Josh McCown bringing ‘virtual value’ to Eagles as emergency quarterback
As the team’s emergency quarterback, the 41-year-old’s role on the practice squad is still being formed, but McCown said his first day on the job involved watching the Eagles' practice virtually.
Josh McCown isn’t allowed at Eagles practice. He’s not even expected to be in the same time zone as the team if things go according to plan this season.
As the Eagles' emergency quarterback, the 41-year-old’s role on the practice squad is still being formed, but McCown said Tuesday his first day on the job involved watching the Eagles practice from a remote location.
After watching Monday’s session, McCown texted Carson Wentz to say he was impressed with how things looked.
“For me, it’s just watching, being involved in the meetings, because you can’t just watch practice and be able to bring anything of value if you don’t know the intention of what you’re trying to get done,” McCown said. “So being a part of the meeting, seeing the installations, listening to the plays, and what [the coaches] have come up with and their intent of these plays. And then hopefully I can bring some value if needed to those guys as they dialogue on how reads go in different things, and just be another sounding board for Carson.”
McCown became the oldest practice squad player in NFL history last weekend after the Eagles signed him to be on call if the team’s quarterback room comes down with the coronavirus and has to miss time. He will spend the season quarantining in his Texas home, watching practice from there and participating in meetings virtually.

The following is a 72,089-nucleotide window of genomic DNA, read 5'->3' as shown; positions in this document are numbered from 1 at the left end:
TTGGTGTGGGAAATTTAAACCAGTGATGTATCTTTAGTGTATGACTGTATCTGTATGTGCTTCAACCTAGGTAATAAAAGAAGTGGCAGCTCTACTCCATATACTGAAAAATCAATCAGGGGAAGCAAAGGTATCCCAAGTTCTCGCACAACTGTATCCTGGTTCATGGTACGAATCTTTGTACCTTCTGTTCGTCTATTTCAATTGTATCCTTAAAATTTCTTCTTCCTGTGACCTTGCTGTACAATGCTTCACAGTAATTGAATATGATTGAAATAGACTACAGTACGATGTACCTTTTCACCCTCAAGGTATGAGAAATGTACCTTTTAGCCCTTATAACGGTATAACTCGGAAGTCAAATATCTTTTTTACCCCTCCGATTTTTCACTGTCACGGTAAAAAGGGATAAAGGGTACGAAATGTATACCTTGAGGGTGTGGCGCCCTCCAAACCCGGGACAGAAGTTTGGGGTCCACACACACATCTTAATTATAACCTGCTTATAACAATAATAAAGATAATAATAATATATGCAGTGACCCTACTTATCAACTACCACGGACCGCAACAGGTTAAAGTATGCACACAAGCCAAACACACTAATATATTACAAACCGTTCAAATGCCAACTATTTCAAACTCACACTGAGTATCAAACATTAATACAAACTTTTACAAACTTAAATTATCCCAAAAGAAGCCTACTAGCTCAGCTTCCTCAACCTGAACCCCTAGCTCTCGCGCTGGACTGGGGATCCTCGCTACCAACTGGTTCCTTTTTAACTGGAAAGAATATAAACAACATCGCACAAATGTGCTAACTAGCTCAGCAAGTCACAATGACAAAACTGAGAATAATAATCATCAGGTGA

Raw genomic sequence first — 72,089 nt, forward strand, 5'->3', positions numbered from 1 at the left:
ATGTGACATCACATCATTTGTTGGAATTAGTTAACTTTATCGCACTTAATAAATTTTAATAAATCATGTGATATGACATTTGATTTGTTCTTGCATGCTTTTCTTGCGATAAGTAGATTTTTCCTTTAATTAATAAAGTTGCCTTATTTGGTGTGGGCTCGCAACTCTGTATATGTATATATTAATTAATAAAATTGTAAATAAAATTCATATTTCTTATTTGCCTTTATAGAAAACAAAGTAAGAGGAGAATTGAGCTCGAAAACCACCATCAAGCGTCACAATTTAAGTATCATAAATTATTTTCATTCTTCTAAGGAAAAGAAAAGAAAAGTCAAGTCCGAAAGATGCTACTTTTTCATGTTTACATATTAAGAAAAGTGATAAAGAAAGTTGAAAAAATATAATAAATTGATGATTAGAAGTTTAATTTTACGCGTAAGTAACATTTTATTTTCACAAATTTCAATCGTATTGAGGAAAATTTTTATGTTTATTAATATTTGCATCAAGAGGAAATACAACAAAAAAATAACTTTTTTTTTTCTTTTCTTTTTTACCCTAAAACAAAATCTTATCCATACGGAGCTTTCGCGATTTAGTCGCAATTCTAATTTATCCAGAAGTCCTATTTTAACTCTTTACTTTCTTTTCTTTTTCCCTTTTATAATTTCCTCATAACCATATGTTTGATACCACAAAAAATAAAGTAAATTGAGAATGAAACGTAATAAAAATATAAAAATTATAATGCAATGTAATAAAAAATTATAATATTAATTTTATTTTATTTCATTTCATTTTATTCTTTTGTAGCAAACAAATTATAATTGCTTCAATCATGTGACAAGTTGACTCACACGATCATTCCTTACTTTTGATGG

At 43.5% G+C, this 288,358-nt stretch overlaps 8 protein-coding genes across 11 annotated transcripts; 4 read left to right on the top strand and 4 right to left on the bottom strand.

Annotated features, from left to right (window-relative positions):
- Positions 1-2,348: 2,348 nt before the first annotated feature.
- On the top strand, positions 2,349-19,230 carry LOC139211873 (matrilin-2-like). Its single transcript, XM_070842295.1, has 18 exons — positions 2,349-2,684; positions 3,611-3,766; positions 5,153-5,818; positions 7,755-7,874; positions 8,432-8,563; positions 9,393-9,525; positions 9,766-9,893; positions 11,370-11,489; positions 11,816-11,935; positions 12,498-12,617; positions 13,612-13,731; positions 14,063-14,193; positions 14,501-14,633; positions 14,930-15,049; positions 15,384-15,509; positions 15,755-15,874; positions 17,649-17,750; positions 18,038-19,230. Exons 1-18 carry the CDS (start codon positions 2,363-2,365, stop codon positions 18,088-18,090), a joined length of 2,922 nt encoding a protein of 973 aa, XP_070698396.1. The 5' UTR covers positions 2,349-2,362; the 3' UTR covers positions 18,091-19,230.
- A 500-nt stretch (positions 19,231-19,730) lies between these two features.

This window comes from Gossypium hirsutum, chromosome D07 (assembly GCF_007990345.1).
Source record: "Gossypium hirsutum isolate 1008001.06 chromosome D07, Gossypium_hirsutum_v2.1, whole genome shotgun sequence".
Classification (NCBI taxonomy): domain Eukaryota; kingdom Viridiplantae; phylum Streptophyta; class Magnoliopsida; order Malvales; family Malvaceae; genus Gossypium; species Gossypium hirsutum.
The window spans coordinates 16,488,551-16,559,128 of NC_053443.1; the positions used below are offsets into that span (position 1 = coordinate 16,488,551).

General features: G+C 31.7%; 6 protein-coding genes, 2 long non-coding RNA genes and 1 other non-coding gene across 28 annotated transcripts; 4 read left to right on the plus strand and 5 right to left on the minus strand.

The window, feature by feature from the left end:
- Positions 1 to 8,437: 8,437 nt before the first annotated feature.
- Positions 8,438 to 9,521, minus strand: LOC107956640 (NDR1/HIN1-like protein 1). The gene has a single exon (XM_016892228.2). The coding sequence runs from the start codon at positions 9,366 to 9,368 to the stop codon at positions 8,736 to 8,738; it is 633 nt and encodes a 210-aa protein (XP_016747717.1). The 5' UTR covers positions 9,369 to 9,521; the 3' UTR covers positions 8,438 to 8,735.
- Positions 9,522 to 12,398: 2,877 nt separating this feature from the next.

He said he can stay in playing shape by throwing with his sons, two of whom are high school quarterbacks, and working out either at his home gym or a local high school after the team’s morning meetings.
“When they go out to practice I’ll probably go out and work out,” McCown said. “Then I’ll come back in and watch their practice and be able to reconvene with them and share thoughts and discuss things. I’ll be looking at opponent tape so I can better myself to be a resource for those guys.”
McCown joined the Eagles last season to back up Wentz after Nate Sudfeld broke his wrist last preseason. He became a mentor for Wentz and was credited with helping him develop as a player and a leader. McCown came in for Wentz during the team’s wild-card playoff loss to the Seattle Seahawks last January and tore his hamstring, but he said the injury has been cleared.
McCown confirmed he and the team discussed the possibility of him joining the coaching staff earlier in the offseason, but said the talks were in reference to coaching opportunities down the road and there wasn’t an offer for an actual position.
“Having Josh around last year was huge for me, but really for this entire building,” Wentz said. “I think he just provided a lot of insight, a lot of energy. He was kind of a mentor to a lot of guys. He’s twice the age of some of the guys in this building, so I always gave him a little crap for that, but it’s awesome to have him back.”
McCown, who played for eight teams in 17 seasons, said he was able to use his experience around so many different leadership styles to help Wentz “find his voice” as a leader.
“When you’re a young player, you’re trying to go, ‘OK, what’s my style, what’s my voice?’ Sometimes you don’t know,” McCown said. "And and I guess for me last year my role was just to affirm him in those areas. ... So I think that’s the main thing, for me is just to be able to go, ‘Man, I’ve been around. I’ve gotten the great privilege of being around a lot of great leaders, especially the quarterback position.’ So to be able to share some of those experiences with him, hopefully help him. It’s always the goal and to his credit, he’s receptive, always want to learn and grow and get better. And I think the play down the stretch last year reflected that.”